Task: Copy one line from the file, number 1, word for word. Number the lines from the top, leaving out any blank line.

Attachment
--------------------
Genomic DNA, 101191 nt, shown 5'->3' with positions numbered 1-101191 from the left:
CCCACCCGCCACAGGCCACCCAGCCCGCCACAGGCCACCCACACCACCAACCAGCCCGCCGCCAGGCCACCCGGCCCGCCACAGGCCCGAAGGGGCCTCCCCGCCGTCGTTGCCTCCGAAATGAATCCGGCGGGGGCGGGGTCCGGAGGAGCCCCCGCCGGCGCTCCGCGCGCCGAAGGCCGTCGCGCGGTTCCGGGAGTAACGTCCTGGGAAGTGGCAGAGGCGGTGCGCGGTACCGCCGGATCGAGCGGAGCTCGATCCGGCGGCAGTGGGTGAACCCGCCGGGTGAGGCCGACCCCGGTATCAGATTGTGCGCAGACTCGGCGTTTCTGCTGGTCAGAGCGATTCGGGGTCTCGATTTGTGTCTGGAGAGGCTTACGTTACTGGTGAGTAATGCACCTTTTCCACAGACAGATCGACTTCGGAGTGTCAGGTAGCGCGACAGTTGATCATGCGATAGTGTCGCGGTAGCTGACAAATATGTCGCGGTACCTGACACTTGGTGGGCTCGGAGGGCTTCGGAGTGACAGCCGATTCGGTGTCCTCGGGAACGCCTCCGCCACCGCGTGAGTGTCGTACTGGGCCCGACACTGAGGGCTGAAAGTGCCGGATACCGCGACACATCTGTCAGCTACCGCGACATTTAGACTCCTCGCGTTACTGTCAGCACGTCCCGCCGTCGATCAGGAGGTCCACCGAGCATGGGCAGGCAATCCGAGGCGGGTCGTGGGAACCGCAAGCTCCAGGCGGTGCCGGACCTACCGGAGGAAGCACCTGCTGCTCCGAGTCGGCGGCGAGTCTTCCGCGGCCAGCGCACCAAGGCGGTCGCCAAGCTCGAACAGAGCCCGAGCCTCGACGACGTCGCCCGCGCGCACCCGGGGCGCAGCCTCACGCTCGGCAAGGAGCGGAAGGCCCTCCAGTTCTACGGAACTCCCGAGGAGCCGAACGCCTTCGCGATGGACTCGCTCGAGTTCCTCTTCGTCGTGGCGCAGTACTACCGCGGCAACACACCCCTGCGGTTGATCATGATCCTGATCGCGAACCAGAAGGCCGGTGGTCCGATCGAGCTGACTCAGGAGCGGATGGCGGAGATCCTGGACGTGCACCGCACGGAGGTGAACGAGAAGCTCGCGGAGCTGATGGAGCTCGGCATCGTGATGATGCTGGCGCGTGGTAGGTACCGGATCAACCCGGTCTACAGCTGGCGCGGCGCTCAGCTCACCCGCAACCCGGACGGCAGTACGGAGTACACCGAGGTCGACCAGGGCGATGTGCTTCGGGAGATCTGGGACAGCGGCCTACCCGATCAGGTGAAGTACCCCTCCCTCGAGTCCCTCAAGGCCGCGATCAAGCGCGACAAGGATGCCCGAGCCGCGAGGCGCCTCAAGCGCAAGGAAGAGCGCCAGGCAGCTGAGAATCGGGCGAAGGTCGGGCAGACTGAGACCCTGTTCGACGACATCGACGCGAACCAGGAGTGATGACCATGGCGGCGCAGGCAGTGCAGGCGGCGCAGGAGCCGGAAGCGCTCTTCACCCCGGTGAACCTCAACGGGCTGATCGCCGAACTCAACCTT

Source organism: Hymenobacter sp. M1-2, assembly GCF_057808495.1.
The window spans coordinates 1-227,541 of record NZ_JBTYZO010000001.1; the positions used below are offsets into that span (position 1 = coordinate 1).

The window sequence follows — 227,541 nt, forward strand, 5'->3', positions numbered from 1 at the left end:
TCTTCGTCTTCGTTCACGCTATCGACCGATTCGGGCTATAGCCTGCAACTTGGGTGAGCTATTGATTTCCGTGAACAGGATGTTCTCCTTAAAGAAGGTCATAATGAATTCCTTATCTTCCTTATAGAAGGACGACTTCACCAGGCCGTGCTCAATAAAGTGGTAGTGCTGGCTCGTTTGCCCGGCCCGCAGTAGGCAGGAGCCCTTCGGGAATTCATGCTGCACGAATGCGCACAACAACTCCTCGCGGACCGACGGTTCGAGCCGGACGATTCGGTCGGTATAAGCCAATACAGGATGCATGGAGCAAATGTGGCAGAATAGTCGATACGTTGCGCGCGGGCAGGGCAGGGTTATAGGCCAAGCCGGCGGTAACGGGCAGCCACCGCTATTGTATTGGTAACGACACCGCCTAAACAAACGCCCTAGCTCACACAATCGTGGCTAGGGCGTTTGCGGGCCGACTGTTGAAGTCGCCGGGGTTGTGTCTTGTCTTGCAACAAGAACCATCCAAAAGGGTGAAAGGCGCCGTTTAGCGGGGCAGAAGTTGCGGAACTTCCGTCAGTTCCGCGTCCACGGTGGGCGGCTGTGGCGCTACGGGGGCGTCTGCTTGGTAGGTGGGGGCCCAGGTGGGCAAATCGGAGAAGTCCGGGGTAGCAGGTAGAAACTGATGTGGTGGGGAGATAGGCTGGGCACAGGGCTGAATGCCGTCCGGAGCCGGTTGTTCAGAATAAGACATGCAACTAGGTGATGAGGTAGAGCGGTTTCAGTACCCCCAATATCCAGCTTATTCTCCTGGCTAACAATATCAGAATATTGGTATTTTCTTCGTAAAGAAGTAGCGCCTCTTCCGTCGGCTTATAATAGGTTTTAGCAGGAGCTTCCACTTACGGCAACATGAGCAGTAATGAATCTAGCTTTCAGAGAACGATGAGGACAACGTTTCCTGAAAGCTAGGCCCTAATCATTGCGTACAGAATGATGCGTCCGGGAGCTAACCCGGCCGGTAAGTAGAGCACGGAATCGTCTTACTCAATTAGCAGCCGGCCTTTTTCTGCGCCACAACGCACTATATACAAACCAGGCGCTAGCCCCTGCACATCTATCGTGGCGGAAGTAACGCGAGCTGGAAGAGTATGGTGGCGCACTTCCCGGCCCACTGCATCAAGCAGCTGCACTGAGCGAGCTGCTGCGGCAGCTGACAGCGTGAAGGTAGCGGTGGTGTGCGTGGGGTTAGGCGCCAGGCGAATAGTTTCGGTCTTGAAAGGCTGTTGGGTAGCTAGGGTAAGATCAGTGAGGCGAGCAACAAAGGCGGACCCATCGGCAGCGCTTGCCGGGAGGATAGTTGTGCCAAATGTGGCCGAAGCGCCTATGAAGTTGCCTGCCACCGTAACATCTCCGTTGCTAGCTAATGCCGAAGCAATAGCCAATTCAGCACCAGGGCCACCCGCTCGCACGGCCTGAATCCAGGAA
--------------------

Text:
Genomic DNA, 101191 nt, shown 5'->3' with positions numbered 1-101191 from the left: